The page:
WASHINGTON, D.C., February 5, 2020 – The National Women’s Business Council (NWBC) will hold its first #LetsTalkBusiness Roundtable of the year in partnership with the Puerto Rico Federal Affairs Administration on February 27, 2020 in San Juan.

High-level government officials, U.S. Small Business administration (SBA) resources partners, lenders, women business owners and entrepreneurs, and other key stakeholders will convene to discuss one of the Council’s key policy initiatives: Access to Capital & Opportunity.

The discussion will feature remarks from Puerto Rico Governor Wanda Vázquez Garced and center on issues impacting women business owners and entrepreneurs in Puerto Rico, particularly in the wake of ongoing recovery efforts following devastating natural disasters such as Hurricane Maria and the most recent earthquakes. Participants will also be asked to share with NWBC Council Members in attendance how financial education and creditworthiness impact an entrepreneur’s ability to access credit or capital to start or grow an enterprise. The group will also dedicate some time to exploring these important topics within the framework of recent federal disaster recovery efforts and available lending tools to small business owners.

This Roundtable will serve as the springboard for the Council’s policy recommendations to Congress, the President, and the Administrator of the SBA.

To attend this event, register HERE.

NWBC is an independent federal advisory committee established to provide advice and policy recommendations to the U.S. President, Congress, and the Small Business Administration (SBA) on issues related to women’s business enterprise. In doing so, the Council regularly convenes women business owners and entrepreneurs from across the country to connect their voices to policymakers in Washington, DC.

Media are invited to attend and can RSVP directly to NWBC Communications Manager Temren Wroge at Temren.Wroge@sba.gov.

Event Details:

Thursday, February 27, 2020

 Puerto Rico Convention Center – 100 Convention Blvd. San Juan, PR

9:00 AM – 12:00 PM AST

ByNWBC Council

New WBC Grant Opportunities

FOR IMMEDIATE RELEASE

Contact:
Temren Wroge
202-738-3523
Temren.Wroge@sba.gov

THE NATIONAL WOMEN’S BUSINESS COUNCIL: NEW WBC GRANT OPPORTUNITIES

WASHINGTON, D.C., January 30, 2020 – Today, the U.S. Small Business Administration (SBA) announced a Women’s Business Center (WBC) grant opportunity in the Los Angeles area.This comes as part of an SBA priority to open more doors for women entrepreneurs and increase access to SBA resources in underserved communities.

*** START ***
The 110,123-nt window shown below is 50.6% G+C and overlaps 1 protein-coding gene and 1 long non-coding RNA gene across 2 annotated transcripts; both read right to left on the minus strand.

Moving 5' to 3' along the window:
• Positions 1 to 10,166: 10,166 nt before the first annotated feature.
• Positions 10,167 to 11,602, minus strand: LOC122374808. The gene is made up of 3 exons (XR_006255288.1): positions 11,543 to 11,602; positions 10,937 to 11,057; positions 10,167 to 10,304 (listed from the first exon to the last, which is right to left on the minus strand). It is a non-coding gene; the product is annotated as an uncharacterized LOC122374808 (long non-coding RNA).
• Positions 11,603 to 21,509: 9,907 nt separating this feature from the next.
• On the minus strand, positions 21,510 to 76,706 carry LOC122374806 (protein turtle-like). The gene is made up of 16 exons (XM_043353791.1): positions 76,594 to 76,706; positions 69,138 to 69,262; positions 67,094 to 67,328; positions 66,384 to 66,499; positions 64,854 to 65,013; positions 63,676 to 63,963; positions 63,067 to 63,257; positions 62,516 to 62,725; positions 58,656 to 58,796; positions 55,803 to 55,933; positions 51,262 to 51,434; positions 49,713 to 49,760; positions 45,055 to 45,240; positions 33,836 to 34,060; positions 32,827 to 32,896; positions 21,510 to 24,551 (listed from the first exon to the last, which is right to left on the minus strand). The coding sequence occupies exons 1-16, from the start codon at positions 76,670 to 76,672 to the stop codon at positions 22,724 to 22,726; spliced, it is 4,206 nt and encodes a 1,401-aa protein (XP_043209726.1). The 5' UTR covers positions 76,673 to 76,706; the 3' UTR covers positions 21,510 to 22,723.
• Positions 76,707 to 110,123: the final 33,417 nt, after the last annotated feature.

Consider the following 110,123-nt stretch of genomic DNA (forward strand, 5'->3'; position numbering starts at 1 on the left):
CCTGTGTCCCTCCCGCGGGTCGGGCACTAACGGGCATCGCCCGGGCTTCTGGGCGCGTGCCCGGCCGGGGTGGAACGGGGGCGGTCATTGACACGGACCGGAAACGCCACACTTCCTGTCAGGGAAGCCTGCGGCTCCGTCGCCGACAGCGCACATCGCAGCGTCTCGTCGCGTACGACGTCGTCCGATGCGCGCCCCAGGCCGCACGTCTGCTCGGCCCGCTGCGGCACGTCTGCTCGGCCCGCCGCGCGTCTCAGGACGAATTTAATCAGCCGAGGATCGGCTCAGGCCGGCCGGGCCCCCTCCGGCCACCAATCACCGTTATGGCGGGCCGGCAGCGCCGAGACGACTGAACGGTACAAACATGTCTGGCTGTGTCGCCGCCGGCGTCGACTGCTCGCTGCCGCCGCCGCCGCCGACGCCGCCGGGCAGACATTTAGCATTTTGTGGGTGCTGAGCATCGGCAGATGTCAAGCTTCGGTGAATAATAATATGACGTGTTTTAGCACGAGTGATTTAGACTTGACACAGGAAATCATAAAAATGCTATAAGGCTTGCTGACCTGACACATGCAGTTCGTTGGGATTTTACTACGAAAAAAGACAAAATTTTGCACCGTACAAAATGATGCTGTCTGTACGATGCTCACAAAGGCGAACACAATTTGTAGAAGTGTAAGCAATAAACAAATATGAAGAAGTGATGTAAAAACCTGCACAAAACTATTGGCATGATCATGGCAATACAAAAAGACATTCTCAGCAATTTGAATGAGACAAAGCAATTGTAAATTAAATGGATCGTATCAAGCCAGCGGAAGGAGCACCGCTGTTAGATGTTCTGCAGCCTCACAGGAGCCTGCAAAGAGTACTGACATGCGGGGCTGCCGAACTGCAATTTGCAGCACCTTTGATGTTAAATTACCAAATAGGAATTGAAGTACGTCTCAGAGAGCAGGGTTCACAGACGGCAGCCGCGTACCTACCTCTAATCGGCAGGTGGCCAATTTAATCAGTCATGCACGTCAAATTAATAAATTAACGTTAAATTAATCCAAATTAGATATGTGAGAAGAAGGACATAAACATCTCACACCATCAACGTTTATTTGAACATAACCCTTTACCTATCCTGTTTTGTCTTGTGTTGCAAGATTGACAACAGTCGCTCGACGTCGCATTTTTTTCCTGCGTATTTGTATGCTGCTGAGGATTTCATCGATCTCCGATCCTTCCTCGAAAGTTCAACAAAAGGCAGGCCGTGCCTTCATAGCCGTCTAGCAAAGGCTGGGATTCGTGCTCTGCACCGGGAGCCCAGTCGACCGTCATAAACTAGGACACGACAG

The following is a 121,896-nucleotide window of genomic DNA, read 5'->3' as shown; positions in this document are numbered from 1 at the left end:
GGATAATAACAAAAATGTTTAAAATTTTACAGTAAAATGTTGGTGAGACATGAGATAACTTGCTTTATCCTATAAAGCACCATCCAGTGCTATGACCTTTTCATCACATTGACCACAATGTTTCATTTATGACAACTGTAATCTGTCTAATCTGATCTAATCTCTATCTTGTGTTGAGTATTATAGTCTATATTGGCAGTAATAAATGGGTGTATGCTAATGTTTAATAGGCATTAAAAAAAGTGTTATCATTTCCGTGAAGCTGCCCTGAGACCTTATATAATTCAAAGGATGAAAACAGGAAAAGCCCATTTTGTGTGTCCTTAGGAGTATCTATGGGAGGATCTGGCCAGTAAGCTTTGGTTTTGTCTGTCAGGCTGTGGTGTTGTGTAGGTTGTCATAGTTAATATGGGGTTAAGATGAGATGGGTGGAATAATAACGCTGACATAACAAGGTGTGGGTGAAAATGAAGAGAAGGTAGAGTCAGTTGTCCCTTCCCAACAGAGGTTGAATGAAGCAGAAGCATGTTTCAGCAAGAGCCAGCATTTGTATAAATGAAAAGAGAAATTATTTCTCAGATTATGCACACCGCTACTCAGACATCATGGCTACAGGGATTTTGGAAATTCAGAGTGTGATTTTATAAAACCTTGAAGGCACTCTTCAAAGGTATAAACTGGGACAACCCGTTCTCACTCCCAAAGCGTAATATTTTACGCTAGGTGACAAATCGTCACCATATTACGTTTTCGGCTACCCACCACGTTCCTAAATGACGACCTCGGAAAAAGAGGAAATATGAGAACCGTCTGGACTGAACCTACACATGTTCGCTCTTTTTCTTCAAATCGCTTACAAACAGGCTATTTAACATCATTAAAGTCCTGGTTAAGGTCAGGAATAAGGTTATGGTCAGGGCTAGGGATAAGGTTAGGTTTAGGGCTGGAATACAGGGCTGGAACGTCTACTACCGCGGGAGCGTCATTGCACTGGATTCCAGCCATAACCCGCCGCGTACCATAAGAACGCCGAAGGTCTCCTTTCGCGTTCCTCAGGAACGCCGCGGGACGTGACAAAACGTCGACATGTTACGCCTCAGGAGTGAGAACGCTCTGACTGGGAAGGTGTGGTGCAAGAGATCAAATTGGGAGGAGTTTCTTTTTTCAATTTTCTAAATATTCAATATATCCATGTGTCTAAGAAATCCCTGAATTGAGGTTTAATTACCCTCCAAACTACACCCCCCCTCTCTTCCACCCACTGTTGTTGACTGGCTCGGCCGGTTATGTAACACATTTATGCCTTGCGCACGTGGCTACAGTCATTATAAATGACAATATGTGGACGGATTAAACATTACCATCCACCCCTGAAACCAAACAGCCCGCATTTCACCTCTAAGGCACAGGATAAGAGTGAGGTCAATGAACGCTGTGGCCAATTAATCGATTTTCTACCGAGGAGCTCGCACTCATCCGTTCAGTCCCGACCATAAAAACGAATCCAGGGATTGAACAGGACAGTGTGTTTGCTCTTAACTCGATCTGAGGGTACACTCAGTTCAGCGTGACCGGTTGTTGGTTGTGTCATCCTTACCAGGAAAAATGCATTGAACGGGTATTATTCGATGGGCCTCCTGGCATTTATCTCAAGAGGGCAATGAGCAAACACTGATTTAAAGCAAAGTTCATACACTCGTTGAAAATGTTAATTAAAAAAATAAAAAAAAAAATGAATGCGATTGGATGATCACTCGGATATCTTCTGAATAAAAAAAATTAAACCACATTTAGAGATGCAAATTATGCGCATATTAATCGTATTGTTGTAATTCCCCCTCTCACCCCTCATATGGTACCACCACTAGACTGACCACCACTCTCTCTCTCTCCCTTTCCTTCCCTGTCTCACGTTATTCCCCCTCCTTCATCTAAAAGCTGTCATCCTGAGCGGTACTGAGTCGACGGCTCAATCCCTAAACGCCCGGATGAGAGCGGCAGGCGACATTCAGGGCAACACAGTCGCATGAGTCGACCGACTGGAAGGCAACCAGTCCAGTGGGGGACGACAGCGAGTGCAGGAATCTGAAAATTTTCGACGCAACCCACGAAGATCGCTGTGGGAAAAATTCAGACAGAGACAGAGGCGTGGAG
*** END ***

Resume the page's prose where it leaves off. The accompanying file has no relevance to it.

Earlier this month, SBA also announced a WBC grant opportunity in the state of Maryland. NWBC Council Member Shelonda Stokes attended the roundtable to discuss the upcoming funding opportunity in Baltimore, MD.


“The National Women’s Business Council is encouraged that SBA has chosen Morgan State University, a Historically Black College and University (HBCU) and my alma mater, as the venue to announce a funding opportunity for a new WBC,” said Shelonda Stokes. “Underserved communities and rural areas are lacking in adequate resources for women business owners and entrepreneurs to start and grow their enterprise. It is important that the SBA is working to find ways to connect women to the resources that programs like Women’s Business Centers offer.”

NWBC expressed the following WBC-related recommendations in its 2019 Annual Report:

WBC Grant Allocation

  • SBA should consult with the AWBC when announcing a new WBC funding opportunity and conduct a national market scan to determine sustainable grant opportunities.
  • SBA’s Office of Women’s Business Ownership should allocate any supplementary grant money to high performing WBCs for the specific purpose of providing accessible, offsite trainings in underserved rural communities.
  • The Council recommends that SBA avoid the overcrowding of agency resources in certain urban areas and give first priority for WBC grants to rural communities identified in the market scan. According to the most recent data available, Mississippi and West Virginia are among the top 10 most rural states and do not have WBC grants. These states should have first consideration.

WBC Economic Impact Data

  • Congressionally mandated economic impact data should also include —the average duration of assistance to clients, regions in which the new concerns are located, and whether the women served plan to continue to operate and invest in that specific community.
  • The measure of a WBC’s reach (the number of women served) should be scaled relative to the capabilities, circumstances, and population in that region.
  • SBA should be required to share available WBC data with AWBC and the public.
ByNWBC Council

INVESTING IN WOMEN-OWNED BUSINESSES

FOR IMMEDIATE RELEASE

Contact:
Temren Wroge
202-738-3523
Temren.Wroge@sba.gov

THE NATIONAL WOMEN’S BUSINESS COUNCILISSUES POLICY RECOMMENDATIONS ON INVESTMENT IN WOMEN-OWNED BUSINESSES

WASHINGTON, D.C., January 16, 2020 – In its new Annual Report, the National Women’s Business Council (NWBC) has issued policy recommendations on angel investment tax credits with the aim of incentivizing new investments in women-owned firms.

Read More

ByNWBC Council

THE PASSAGE OF ‘BUILDING BLOCKS OF STEM ACT’

FOR IMMEDIATE RELEASE

Contact:
Temren Wroge
202-738-3523
Temren.Wroge@sba.gov

THE NATIONAL WOMEN’S BUSINESS COUNCIL APPLAUDS THE PASSAGE OF ‘BUILDING BLOCKS OF STEM ACT’

WASHINGTON, D.C., January 06, 2020 – S. 737, the Building Blocks of STEM Act, was signed into law by President Donald J. Trump on December 24, 2019. Sponsored by Sen. Jacky Rosen (D-NV), the bill instructs the National Science Foundation (NSF) to more equitably allocate funding for research with a focus on early childhood education. It also directs NSF to support research on factors that discourage or encourage girls to engage in STEM activities, including computer science.